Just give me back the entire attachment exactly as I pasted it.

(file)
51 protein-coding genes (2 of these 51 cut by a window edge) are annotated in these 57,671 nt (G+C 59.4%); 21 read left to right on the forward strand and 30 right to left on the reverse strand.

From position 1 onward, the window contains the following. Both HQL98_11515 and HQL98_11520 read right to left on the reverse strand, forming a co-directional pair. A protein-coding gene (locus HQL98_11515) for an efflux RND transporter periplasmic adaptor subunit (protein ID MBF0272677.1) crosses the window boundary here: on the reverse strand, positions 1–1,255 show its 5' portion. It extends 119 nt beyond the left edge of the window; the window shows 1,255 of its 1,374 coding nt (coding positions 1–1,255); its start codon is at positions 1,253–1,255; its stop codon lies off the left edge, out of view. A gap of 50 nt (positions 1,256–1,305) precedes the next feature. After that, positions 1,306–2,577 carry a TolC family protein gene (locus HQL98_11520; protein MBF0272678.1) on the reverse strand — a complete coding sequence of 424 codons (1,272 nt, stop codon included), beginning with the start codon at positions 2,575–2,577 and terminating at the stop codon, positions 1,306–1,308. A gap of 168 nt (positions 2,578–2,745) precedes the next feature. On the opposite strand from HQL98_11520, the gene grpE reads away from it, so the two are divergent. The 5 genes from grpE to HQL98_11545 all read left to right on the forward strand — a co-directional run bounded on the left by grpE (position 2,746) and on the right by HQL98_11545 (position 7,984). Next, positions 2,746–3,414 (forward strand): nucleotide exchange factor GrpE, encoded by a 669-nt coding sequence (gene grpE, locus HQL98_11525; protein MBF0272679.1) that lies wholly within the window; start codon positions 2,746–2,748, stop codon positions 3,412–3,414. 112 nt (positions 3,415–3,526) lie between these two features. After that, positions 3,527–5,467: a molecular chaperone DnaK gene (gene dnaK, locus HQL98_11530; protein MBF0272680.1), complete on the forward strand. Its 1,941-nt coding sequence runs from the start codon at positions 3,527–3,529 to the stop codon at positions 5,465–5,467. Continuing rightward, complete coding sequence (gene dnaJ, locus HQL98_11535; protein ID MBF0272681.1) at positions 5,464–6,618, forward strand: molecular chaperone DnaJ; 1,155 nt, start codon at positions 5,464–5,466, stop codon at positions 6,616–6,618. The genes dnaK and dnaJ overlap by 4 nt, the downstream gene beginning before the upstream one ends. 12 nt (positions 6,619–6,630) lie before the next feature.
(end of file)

51 protein-coding genes (2 of these 51 cut by a window edge) are annotated in these 57,671 nt (G+C 59.4%); 21 read left to right on the forward strand and 30 right to left on the reverse strand.

From position 1 onward, the window contains the following. Both HQL98_11515 and HQL98_11520 read right to left on the reverse strand, forming a co-directional pair. A protein-coding gene (locus HQL98_11515) for an efflux RND transporter periplasmic adaptor subunit (protein ID MBF0272677.1) crosses the window boundary here: on the reverse strand, positions 1–1,255 show its 5' portion. It extends 119 nt beyond the left edge of the window; the window shows 1,255 of its 1,374 coding nt (coding positions 1–1,255); its start codon is at positions 1,253–1,255; its stop codon lies off the left edge, out of view. A gap of 50 nt (positions 1,256–1,305) precedes the next feature. After that, positions 1,306–2,577 carry a TolC family protein gene (locus HQL98_11520; protein MBF0272678.1) on the reverse strand — a complete coding sequence of 424 codons (1,272 nt, stop codon included), beginning with the start codon at positions 2,575–2,577 and terminating at the stop codon, positions 1,306–1,308. A gap of 168 nt (positions 2,578–2,745) precedes the next feature. On the opposite strand from HQL98_11520, the gene grpE reads away from it, so the two are divergent. The 5 genes from grpE to HQL98_11545 all read left to right on the forward strand — a co-directional run bounded on the left by grpE (position 2,746) and on the right by HQL98_11545 (position 7,984). Next, positions 2,746–3,414 (forward strand): nucleotide exchange factor GrpE, encoded by a 669-nt coding sequence (gene grpE, locus HQL98_11525; protein MBF0272679.1) that lies wholly within the window; start codon positions 2,746–2,748, stop codon positions 3,412–3,414. 112 nt (positions 3,415–3,526) lie between these two features. After that, positions 3,527–5,467: a molecular chaperone DnaK gene (gene dnaK, locus HQL98_11530; protein MBF0272680.1), complete on the forward strand. Its 1,941-nt coding sequence runs from the start codon at positions 3,527–3,529 to the stop codon at positions 5,465–5,467. Continuing rightward, complete coding sequence (gene dnaJ, locus HQL98_11535; protein ID MBF0272681.1) at positions 5,464–6,618, forward strand: molecular chaperone DnaJ; 1,155 nt, start codon at positions 5,464–5,466, stop codon at positions 6,616–6,618. The genes dnaK and dnaJ overlap by 4 nt, the downstream gene beginning before the upstream one ends. 12 nt (positions 6,619–6,630) lie before the next feature.